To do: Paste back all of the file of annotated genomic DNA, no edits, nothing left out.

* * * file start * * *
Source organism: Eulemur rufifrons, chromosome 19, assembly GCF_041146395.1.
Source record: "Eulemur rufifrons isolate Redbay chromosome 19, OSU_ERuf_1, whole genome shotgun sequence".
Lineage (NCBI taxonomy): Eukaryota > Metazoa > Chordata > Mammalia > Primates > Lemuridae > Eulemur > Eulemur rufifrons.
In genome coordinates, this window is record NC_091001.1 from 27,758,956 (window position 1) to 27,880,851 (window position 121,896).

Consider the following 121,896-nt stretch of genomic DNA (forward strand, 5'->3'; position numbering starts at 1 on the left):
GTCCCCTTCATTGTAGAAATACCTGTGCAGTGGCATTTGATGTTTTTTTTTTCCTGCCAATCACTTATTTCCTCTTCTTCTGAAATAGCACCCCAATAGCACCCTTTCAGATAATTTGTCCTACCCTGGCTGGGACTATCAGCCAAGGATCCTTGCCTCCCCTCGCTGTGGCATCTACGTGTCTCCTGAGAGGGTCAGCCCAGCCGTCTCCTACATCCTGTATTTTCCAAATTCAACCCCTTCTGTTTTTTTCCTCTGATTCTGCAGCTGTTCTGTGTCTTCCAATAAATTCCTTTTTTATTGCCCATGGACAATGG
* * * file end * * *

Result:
Source organism: Eulemur rufifrons, chromosome 19, assembly GCF_041146395.1.
Source record: "Eulemur rufifrons isolate Redbay chromosome 19, OSU_ERuf_1, whole genome shotgun sequence".
Lineage (NCBI taxonomy): Eukaryota > Metazoa > Chordata > Mammalia > Primates > Lemuridae > Eulemur > Eulemur rufifrons.
In genome coordinates, this window is record NC_091001.1 from 27,758,956 (window position 1) to 27,880,851 (window position 121,896).

Consider the following 121,896-nt stretch of genomic DNA (forward strand, 5'->3'; position numbering starts at 1 on the left):
GTCCCCTTCATTGTAGAAATACCTGTGCAGTGGCATTTGATGTTTTTTTTTTCCTGCCAATCACTTATTTCCTCTTCTTCTGAAATAGCACCCCAATAGCACCCTTTCAGATAATTTGTCCTACCCTGGCTGGGACTATCAGCCAAGGATCCTTGCCTCCCCTCGCTGTGGCATCTACGTGTCTCCTGAGAGGGTCAGCCCAGCCGTCTCCTACATCCTGTATTTTCCAAATTCAACCCCTTCTGTTTTTTTCCTCTGATTCTGCAGCTGTTCTGTGTCTTCCAATAAATTCCTTTTTTATTGCCCATGGACAATGG